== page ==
Former Reuters golf correspondent Tony Jimenez spoke to Tony about Jordan Spieth's final-round struggles at last week's Genesis Open:
'Golf is a science, the study of a lifetime in which you may exhaust yourself but never your subject.
It is a contest, a duel or a melee, calling for courage, skill, strategy and self-control.
It is a test of temper, a trial of honour, a revealer of character.
It affords a chance to play the man and act the gentlemen.'
Those words come from a marvellous speech in 1899 by David Forgan, author of A Golfer's Creed, and are as true today as they were way back then.
To me, it sums up the game of golf. This is a complex business, it's not all about going out and batting a ball around. There is a helluva lot more to it than that, especially at the elite level. If you want to stay at the top you need a tremendous amount of discipline and hard work.
Forgan's speech comes to mind from time to time and it did again on Sunday when Jordan ballooned to an 81 in the final round at Riviera.
Unfortunately for him, it's getting to become a bit of a habit. He's right there in contention to win and suddenly starts throwing big numbers at his card and goes into meltdown. There's a track record of it now and that's got to be worrying for him, particularly when in the early part of last week's tournament it appeared as if he was back to his best, looking comfortable out on the golf course and holing putts.
I find it so fascinating to observe it all from a distance these days. It's the mental approach to the game that's always going to be the most difficult aspect to control. There are always guys struggling with that side of things. Hunter Mahan is an example. A fine player, a Ryder Cup player, but he's gone completely off the boil. Sometimes these top guys get derailed and that's why you look at Jordan, a guy who's won three majors, and you realise nobody is immune to falling off the horse.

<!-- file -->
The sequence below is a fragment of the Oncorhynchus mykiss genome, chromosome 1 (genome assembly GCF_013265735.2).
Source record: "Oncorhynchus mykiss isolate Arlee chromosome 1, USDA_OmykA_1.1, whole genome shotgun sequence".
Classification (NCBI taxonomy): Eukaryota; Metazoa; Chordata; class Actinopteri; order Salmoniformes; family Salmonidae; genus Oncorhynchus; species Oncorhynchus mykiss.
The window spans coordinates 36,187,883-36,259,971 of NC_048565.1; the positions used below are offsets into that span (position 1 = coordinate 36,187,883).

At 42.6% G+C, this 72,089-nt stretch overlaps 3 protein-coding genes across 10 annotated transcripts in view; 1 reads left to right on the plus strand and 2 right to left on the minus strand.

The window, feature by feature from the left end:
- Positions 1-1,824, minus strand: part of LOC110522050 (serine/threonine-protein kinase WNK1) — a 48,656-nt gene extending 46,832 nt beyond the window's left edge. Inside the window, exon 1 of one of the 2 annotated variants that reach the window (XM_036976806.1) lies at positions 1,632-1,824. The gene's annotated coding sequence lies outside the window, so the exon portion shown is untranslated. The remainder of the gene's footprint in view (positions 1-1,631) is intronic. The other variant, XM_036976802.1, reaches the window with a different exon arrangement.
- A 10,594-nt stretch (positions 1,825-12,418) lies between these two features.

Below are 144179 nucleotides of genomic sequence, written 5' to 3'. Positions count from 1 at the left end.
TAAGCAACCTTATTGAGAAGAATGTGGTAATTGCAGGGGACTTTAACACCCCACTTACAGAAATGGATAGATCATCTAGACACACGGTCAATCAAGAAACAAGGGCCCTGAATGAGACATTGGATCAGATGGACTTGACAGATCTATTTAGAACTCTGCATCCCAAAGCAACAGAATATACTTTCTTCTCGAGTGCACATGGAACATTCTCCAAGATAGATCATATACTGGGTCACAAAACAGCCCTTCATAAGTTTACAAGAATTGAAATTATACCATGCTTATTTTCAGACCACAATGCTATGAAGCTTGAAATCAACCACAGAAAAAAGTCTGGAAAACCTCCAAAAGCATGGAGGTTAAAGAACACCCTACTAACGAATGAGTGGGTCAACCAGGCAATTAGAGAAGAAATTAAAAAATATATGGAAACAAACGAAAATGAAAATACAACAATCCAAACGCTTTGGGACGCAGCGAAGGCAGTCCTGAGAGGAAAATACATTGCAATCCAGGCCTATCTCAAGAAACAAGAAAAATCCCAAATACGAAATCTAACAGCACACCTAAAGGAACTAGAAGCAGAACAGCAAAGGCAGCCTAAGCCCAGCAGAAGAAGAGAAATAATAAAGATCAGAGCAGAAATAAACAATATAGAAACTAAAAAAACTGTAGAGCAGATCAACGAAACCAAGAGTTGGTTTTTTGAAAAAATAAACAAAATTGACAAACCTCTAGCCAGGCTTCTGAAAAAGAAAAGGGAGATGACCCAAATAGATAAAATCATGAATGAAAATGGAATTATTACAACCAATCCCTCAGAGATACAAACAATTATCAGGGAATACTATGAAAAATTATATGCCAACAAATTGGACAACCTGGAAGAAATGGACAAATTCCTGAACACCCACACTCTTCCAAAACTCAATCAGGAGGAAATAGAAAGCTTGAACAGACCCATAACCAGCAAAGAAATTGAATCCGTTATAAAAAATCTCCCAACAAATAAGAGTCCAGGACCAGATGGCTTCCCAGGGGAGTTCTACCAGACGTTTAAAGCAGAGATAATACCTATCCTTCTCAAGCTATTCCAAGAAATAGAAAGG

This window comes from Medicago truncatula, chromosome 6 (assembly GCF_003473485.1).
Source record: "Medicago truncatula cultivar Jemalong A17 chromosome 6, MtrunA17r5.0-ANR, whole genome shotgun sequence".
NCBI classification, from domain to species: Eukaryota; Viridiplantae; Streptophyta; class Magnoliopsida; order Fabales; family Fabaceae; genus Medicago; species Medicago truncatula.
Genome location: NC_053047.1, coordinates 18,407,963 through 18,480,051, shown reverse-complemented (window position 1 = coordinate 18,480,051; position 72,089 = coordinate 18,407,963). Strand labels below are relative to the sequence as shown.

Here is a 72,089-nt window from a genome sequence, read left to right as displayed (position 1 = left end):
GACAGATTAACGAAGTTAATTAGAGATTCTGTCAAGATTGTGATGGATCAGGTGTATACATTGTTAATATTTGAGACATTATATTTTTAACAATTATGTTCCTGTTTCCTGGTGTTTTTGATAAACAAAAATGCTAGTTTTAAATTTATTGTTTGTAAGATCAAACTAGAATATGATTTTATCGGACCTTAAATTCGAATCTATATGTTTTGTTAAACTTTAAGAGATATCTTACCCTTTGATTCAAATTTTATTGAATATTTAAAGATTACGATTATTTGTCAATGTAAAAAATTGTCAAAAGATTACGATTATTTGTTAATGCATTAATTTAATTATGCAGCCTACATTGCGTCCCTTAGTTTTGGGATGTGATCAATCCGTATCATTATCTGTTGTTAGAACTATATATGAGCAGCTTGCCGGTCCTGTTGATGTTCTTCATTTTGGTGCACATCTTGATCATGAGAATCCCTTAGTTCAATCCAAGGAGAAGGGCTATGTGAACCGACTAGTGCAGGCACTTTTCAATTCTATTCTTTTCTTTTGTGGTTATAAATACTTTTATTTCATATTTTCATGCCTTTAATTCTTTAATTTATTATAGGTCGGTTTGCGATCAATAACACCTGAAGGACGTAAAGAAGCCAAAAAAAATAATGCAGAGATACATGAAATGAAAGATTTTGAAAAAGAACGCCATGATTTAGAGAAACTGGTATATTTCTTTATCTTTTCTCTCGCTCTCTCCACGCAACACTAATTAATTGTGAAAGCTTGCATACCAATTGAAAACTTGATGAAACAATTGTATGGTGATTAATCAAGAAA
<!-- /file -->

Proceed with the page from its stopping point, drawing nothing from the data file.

There is such a fine line getting the mental and physical sides balanced, getting your family life balanced too. Life's forever changing and you've got to be forever changing to accommodate these issues. You've got to be inspired to play this game at the highest level. That's why the likes of Jack Nicklaus, Tiger Woods and Phil Mickelson are quite unique. It's a jungle out there and you've got to hack your way through the best way you can.
But you need that inspiration to be special and to have longevity. I watch golf on TV all the time and, apart from who wins every week, much of my interest derives from sitting there and wondering, 'Is that player going to fall by the wayside?'. Maybe because he's trying too hard, whatever the reason, he's searching for that elusive balance that seems so easy when you are at the top of your game but can be very hard to find when you're not.
There have been examples in the past like Ian Baker-Finch, David Duval and Anthony Kim, guys who ran into problems that were beyond physical and became mental blocks, and it derailed them big time. It'll be really interesting now to see if Jordan can brush his problems aside, fight back and overcome his weaknesses.